Friday, August 6, 2010

Virtual Reality Technology and Alzheimer's Disease

The use of virtual reality technology in the assessment, study of, and possible assistance in the rehabilitation of memory deficits associated with patients with Alzheimer disease.


Alzheimer's disease is the common cause of dementia, and is particularly common in older people. Because it is the most common cause of dementia, Alzheimer's disease is commonly equated with the general term dementia. However, there are many other causes of dementia. Alzheimer's disease is therefore a specific form of dementia having very specific microscopic brain abnormalities.

Alzheimer disease is not merely a problem of memory. Additional mental and behavioral problems often affect people who have the disease, and may influence quality of life, caregivers, and the need for institutionalization.

Depression for example affects 20–30% of people who have Alzheimer’s, and about 20% have anxiety. Psychosis (often delusions of persecution) and agitation/aggression also often accompany this disease. Common symptoms and comorbidities include:

• Mental deterioration of organic or functional origin

• Loss of cognitive ability in a previously-unimpaired person, beyond what might be expected from normal aging. Areas particularly affected include memory, attention, judgement, language and problem solving.

• Loss (usually gradual) of mental abilities such as thinking, remembering, and reasoning. It is not a disease, but a group of symptoms that may accompany some diseases or conditions affecting the brain.

• Deteriorated mental state due to a disease process and the result from many disorders of the nervous system.

• Cognitive deficit or memory impairment due to progressive brain injury.

Distinguishing Alzheimer's disease from other causes of dementia is not always as easy and straightforward as defining these terms. In practice, people and their disorders of behaviour, or behaviours of concern are far more complex than the simple definitions sometimes provided.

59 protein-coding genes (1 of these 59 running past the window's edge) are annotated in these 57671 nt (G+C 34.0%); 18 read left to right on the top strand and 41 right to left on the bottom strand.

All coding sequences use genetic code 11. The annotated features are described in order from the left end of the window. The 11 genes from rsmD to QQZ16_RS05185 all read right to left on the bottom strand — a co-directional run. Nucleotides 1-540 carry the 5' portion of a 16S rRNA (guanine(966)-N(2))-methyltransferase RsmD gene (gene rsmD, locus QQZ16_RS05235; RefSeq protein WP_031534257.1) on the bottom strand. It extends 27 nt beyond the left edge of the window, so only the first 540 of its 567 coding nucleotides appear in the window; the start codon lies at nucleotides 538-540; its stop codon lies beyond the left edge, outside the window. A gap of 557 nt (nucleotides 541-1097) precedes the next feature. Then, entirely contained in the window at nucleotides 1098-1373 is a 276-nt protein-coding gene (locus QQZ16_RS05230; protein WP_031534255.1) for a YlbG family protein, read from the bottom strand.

Establishing patient history, abilities, the natural course of disorder development such as that involving short-term memory, speech and language, personality, decision-making and judgment, and others is often needed in the diagnosis of the disease. Routine diagnostic steps therefore include a careful history, mental status screening, laboratory and imaging studies, and neuropsychologic testing.

Differential diagnosis of Alzheimer's disease

It is sometimes difficult to differentiate dementia caused by Alzheimer's from delirium and in addition several features distinguish dementia from depression, but the two can coexist and the distinction may be uncertain.

Whilst prominent motor signs such as Gait disturbance is a characteristic feature of patients with vascular dementia - In contrast, the NINCDS-ADRDA criteria for Alzheimer's disease state that: `gait disturbance at the onset or very early in the course of the illness' makes the diagnosis of probable Alzheimer's disease uncertain or unlikely. However, clinical studies suggest that gait disturbance is not restricted to the later stages of Alzheimer's disease. Also, studies have identified abnormalities of gait and balance in patients with early Alzheimer's disease(1).